In an important contribution to the debate about Media Studies, Dr David E. Butler argues that contemporary Media Studies needs to deliver a critical practice curriculum that should combine history and analysis of the media; contextual understanding of technological, economic and cultural developments; and a mastery of craft-discipline and production.
I: Introduction ‘Should you consider this Utopian, then I ask you to reflect on the reasons why it is Utopian.’ – Brecht, 1932 Speaking-up for a sharpened focus on what was once fondly referred to as ‘the Project’ of Media Studies – i.e., to show things as they really are – the aim of this discussion paper is to consider the future of media curricula in respect of trends in the broader sector of arts, humanities and social science education in UKHE, in particular with reference to changing forces and relations in the economy and society. To my mind, the educational priority has to be to ensure delivery of a critical practice curriculum designed to produce makers of things (2D, 3D, 2D2), trained and qualified to a professional standard in the application of hand skills, critical skills and contextual skills.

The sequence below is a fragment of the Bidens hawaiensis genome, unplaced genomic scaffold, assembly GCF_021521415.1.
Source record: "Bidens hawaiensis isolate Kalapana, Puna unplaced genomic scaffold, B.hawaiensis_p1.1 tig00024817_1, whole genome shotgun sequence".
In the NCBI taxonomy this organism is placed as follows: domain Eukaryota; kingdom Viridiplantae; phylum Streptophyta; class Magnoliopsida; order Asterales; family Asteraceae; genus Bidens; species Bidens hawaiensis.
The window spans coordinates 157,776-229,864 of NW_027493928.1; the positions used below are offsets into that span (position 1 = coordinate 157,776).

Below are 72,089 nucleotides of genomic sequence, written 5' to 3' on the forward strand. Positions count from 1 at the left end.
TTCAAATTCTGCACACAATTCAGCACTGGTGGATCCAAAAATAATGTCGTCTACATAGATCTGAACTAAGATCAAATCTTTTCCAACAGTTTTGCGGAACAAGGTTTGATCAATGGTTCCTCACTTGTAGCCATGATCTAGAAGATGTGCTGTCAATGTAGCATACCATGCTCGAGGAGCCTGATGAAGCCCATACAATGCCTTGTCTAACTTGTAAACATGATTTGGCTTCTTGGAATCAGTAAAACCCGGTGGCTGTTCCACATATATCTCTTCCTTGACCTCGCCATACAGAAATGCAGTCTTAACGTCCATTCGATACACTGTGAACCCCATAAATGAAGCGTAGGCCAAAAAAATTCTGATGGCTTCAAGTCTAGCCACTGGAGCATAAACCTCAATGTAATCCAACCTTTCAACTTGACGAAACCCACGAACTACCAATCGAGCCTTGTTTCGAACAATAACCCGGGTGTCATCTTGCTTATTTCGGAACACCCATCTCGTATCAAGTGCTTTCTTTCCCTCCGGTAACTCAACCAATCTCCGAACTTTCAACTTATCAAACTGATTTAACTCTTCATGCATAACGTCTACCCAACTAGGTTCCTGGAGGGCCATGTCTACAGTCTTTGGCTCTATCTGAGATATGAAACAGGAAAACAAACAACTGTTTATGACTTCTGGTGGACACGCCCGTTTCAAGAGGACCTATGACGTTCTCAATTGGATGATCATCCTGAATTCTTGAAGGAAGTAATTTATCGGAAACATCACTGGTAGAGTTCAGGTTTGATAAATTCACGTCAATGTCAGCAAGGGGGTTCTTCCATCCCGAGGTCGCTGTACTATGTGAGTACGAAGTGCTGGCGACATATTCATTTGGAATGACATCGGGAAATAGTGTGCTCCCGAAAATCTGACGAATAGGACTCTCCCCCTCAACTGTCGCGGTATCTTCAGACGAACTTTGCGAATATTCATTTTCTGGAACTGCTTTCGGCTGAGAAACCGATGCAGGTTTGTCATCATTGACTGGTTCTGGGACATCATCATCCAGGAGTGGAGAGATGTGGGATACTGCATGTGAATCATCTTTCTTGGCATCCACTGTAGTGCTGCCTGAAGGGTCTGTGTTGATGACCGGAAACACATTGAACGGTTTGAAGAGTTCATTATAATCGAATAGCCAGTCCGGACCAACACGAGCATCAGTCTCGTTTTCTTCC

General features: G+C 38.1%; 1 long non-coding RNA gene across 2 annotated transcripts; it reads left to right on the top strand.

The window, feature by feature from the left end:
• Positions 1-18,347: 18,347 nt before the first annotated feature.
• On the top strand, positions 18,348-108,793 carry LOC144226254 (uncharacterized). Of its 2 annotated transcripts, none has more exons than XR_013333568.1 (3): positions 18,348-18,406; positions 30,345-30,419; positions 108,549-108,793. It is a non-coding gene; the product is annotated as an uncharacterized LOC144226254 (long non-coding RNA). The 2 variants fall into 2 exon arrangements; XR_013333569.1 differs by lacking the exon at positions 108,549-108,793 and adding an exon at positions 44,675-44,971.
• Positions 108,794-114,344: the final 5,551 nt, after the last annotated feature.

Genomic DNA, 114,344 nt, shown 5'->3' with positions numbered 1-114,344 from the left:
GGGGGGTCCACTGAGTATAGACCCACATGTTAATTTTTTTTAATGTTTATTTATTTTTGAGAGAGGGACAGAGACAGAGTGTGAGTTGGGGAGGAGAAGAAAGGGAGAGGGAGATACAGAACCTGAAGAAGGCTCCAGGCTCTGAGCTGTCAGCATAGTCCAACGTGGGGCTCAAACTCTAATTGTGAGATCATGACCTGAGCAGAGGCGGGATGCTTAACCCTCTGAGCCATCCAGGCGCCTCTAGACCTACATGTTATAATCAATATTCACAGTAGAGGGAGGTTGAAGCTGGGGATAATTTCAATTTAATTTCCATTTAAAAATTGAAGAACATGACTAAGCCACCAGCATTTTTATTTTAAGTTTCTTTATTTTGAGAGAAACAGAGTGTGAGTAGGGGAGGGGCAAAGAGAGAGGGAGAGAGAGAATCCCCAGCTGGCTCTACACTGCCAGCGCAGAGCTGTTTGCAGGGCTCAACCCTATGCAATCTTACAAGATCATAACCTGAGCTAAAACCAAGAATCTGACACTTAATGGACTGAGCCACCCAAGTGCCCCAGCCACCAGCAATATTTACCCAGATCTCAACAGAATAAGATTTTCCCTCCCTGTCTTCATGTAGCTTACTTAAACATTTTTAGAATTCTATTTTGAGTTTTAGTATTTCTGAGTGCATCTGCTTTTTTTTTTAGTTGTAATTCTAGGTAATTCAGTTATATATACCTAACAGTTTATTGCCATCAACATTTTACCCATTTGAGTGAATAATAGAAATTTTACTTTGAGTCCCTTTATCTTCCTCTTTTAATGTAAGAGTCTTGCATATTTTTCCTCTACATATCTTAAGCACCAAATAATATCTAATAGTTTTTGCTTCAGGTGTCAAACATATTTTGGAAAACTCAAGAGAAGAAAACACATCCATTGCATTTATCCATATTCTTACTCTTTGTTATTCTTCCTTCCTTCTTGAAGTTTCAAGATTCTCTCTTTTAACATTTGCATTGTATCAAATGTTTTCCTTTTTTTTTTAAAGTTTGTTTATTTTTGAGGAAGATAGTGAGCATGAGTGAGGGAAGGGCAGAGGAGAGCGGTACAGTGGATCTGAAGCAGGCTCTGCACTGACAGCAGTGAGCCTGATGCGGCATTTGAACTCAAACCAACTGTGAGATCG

To read more click the following link: The Project
About David E. Butler
David E. Butler was Associate Dean in Art, Media & Design at London Met until the summer of 2012. Since then he has been operating as a consultant on projects including the development of a degree in Criminology, Psychology & Social Justice, validated by University of Sussex, and auditing the Creative Industries portfolio at UWE. Prior to London Met he was for eight years Principal Lecturer in Media & Cultural Studies at UEL and before that taught for ten years at UUC. David also completed under and postgraduate studies at Coleraine – DPhil published as The Trouble with Reporting Northern Ireland (1995). While at UUC his commitments latterly included teaching at Maze prison.